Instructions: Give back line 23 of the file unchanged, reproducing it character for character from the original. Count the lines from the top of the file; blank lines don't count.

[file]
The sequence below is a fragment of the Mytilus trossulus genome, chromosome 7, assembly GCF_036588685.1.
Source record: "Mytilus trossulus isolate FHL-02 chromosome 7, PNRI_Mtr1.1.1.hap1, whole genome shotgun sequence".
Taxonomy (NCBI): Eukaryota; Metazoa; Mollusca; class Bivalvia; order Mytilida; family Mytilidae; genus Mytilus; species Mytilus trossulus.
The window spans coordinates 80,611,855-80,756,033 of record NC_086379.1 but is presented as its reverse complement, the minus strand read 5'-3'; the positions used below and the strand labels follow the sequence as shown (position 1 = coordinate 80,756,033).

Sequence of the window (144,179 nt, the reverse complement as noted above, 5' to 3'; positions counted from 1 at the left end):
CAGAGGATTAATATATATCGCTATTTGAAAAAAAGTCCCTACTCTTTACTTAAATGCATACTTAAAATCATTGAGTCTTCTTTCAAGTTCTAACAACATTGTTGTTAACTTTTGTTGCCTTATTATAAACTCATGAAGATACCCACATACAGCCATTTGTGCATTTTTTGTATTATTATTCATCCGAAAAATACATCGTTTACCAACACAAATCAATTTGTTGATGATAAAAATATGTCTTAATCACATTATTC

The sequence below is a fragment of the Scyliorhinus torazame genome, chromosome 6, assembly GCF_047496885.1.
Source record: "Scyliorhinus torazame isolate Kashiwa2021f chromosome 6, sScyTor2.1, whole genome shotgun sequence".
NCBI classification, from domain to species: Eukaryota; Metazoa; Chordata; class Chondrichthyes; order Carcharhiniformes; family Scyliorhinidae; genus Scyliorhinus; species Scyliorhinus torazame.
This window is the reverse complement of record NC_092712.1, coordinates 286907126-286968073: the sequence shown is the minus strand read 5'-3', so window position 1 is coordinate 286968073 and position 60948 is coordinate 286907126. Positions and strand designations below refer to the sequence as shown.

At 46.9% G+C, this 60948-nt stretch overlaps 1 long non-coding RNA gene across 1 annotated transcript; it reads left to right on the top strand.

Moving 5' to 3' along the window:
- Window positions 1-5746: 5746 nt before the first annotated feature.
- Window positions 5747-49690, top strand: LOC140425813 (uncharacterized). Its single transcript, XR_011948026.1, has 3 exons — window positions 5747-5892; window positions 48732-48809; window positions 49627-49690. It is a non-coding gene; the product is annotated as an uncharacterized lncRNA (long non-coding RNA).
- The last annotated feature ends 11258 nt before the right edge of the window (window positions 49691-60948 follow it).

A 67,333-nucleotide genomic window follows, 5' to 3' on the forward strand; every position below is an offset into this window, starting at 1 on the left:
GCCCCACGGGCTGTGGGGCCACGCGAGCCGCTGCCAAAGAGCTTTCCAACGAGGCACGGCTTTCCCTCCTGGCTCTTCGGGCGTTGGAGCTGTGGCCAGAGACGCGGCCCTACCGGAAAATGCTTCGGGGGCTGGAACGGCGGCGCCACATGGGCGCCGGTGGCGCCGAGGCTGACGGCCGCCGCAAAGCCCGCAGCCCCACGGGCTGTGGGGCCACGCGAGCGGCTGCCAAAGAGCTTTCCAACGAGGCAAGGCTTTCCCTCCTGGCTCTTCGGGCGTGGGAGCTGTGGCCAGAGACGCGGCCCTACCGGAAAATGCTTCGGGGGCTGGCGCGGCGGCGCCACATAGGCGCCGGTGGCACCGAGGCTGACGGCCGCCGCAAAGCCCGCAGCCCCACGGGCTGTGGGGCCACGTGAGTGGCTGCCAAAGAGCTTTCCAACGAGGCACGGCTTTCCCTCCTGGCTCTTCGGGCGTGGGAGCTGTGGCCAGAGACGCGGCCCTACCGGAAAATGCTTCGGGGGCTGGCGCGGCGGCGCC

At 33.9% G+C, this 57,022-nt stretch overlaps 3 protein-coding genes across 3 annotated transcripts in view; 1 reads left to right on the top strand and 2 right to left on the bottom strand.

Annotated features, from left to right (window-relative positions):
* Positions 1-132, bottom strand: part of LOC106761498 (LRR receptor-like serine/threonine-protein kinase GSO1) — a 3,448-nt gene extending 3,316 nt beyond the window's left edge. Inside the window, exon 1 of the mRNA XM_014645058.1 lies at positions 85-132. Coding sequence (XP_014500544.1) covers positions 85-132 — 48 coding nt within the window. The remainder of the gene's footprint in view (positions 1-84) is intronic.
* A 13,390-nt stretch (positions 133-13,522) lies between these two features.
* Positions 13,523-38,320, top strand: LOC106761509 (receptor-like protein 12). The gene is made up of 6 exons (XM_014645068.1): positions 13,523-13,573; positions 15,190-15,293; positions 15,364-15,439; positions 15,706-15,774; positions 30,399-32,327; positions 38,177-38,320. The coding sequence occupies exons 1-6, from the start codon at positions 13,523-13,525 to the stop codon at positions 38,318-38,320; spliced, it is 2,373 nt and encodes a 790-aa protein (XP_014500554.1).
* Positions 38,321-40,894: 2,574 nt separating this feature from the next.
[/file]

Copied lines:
* Positions 38,321-40,894: 2,574 nt separating this feature from the next.